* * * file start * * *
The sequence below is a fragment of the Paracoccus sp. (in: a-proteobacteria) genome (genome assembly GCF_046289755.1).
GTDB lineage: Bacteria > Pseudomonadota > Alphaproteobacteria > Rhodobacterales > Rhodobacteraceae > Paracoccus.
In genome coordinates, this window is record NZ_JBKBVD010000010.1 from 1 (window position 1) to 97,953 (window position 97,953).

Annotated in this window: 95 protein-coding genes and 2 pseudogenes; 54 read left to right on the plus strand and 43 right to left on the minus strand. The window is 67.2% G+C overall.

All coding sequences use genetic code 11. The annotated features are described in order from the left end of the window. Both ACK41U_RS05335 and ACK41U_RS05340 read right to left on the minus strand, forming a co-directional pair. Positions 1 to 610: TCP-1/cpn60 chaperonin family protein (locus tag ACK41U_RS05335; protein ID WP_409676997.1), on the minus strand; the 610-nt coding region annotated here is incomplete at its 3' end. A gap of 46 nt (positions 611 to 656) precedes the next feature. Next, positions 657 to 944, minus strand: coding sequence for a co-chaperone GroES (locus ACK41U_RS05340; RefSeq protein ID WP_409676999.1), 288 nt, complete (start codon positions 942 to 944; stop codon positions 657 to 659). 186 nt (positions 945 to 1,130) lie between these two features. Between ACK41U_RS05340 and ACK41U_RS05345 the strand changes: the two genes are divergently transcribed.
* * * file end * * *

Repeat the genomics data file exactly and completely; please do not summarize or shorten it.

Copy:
The sequence below is a fragment of the Paracoccus sp. (in: a-proteobacteria) genome (genome assembly GCF_046289755.1).
GTDB lineage: Bacteria > Pseudomonadota > Alphaproteobacteria > Rhodobacterales > Rhodobacteraceae > Paracoccus.
In genome coordinates, this window is record NZ_JBKBVD010000010.1 from 1 (window position 1) to 97,953 (window position 97,953).

Annotated in this window: 95 protein-coding genes and 2 pseudogenes; 54 read left to right on the plus strand and 43 right to left on the minus strand. The window is 67.2% G+C overall.

All coding sequences use genetic code 11. The annotated features are described in order from the left end of the window. Both ACK41U_RS05335 and ACK41U_RS05340 read right to left on the minus strand, forming a co-directional pair. Positions 1 to 610: TCP-1/cpn60 chaperonin family protein (locus tag ACK41U_RS05335; protein ID WP_409676997.1), on the minus strand; the 610-nt coding region annotated here is incomplete at its 3' end. A gap of 46 nt (positions 611 to 656) precedes the next feature. Next, positions 657 to 944, minus strand: coding sequence for a co-chaperone GroES (locus ACK41U_RS05340; RefSeq protein ID WP_409676999.1), 288 nt, complete (start codon positions 942 to 944; stop codon positions 657 to 659). 186 nt (positions 945 to 1,130) lie between these two features. Between ACK41U_RS05340 and ACK41U_RS05345 the strand changes: the two genes are divergently transcribed.